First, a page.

In children and teenagers who have a viral infection, the aspirin in Percodan can trigger a severe, and even fatal, disorder called Reye's syndrome. Do not give Percodan to any child with an illness such as flu or chickenpox.

  • What should I tell my doctor before I take the first dose of Percodan?

    Tell your doctor about all prescription, over-the-counter, and herbal medications you are taking before beginning treatment with Percodan. Also, talk to your doctor about your complete medical history, especially if you have: a clotting disorder, a head injury, a thyroid condition, abdominal disorders, Addison's disease, an enlarged prostate, difficulty urinating, kidney problems, seizures, a history of lung or breathing problems such as asthma, emphysema, or bronchitis, heart problems, low blood pressure, a history of alcohol or substance abuse or dependence or if you drink alcohol regularly (more than three alcohol beverages a day), a history of mental or mood problems, suicidal thoughts, or suicide attempts, liver problems, or peptic ulcer disease. Also, tell your doctor if you are pregnant, plan to become pregnant, or are breastfeeding.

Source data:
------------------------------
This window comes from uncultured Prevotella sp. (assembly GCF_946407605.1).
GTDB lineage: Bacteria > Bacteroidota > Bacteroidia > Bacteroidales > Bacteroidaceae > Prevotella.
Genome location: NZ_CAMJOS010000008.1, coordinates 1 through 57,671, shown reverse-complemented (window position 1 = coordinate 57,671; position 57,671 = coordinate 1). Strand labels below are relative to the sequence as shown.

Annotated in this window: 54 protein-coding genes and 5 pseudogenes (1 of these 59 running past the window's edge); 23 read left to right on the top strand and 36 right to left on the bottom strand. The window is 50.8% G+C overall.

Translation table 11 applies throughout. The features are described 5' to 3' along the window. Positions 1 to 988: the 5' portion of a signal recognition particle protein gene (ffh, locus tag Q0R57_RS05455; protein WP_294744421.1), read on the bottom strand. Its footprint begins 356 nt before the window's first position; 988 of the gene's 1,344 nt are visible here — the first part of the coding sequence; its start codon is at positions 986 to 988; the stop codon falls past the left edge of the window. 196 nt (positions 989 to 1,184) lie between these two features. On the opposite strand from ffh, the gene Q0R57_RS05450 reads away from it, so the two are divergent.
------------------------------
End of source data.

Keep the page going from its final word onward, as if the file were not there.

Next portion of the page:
• What is the usual dosage?

    The information below is based on the dosage guidelines your doctor uses. Depending on your condition and medical history, your doctor may prescribe a different regimen. Do not change the dosage or stop taking your medication without your doctor's approval.

    Adults: The usual dose is one tablet every 6 hours as needed for pain. Your doctor may adjust the dosage according to the severity of pain and your response to the drug. The maximum daily dose of aspirin should not exceed 4 grams, or 12 tablets. When stopping treatment with Percodan, after at least a few weeks of therapy, dosage should be gradually reduced to prevent symptoms of withdrawal.